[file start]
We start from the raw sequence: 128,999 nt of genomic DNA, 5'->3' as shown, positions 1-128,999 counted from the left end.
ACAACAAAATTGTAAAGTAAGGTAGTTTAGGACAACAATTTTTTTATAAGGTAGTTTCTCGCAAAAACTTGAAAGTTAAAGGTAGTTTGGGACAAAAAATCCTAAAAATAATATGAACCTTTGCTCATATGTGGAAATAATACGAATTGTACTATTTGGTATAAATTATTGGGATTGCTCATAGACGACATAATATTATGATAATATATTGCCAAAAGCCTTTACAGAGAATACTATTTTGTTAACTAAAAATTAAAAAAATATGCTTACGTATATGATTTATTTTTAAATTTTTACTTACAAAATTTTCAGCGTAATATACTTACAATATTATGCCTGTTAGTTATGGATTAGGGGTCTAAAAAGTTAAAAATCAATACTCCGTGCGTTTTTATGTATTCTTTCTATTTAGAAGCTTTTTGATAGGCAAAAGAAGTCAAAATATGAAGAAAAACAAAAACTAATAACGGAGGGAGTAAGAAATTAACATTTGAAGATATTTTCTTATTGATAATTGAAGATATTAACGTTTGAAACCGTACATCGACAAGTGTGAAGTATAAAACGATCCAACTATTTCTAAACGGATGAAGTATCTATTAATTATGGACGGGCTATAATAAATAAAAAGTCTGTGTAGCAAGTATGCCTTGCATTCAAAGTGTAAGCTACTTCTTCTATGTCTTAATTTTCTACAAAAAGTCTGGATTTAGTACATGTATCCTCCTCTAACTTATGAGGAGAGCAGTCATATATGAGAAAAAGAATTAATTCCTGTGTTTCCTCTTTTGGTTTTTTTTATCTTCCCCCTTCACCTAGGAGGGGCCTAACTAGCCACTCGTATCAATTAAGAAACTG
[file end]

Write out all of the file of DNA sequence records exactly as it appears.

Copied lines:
We start from the raw sequence: 128,999 nt of genomic DNA, 5'->3' as shown, positions 1-128,999 counted from the left end.
ACAACAAAATTGTAAAGTAAGGTAGTTTAGGACAACAATTTTTTTATAAGGTAGTTTCTCGCAAAAACTTGAAAGTTAAAGGTAGTTTGGGACAAAAAATCCTAAAAATAATATGAACCTTTGCTCATATGTGGAAATAATACGAATTGTACTATTTGGTATAAATTATTGGGATTGCTCATAGACGACATAATATTATGATAATATATTGCCAAAAGCCTTTACAGAGAATACTATTTTGTTAACTAAAAATTAAAAAAATATGCTTACGTATATGATTTATTTTTAAATTTTTACTTACAAAATTTTCAGCGTAATATACTTACAATATTATGCCTGTTAGTTATGGATTAGGGGTCTAAAAAGTTAAAAATCAATACTCCGTGCGTTTTTATGTATTCTTTCTATTTAGAAGCTTTTTGATAGGCAAAAGAAGTCAAAATATGAAGAAAAACAAAAACTAATAACGGAGGGAGTAAGAAATTAACATTTGAAGATATTTTCTTATTGATAATTGAAGATATTAACGTTTGAAACCGTACATCGACAAGTGTGAAGTATAAAACGATCCAACTATTTCTAAACGGATGAAGTATCTATTAATTATGGACGGGCTATAATAAATAAAAAGTCTGTGTAGCAAGTATGCCTTGCATTCAAAGTGTAAGCTACTTCTTCTATGTCTTAATTTTCTACAAAAAGTCTGGATTTAGTACATGTATCCTCCTCTAACTTATGAGGAGAGCAGTCATATATGAGAAAAAGAATTAATTCCTGTGTTTCCTCTTTTGGTTTTTTTTATCTTCCCCCTTCACCTAGGAGGGGCCTAACTAGCCACTCGTATCAATTAAGAAACTG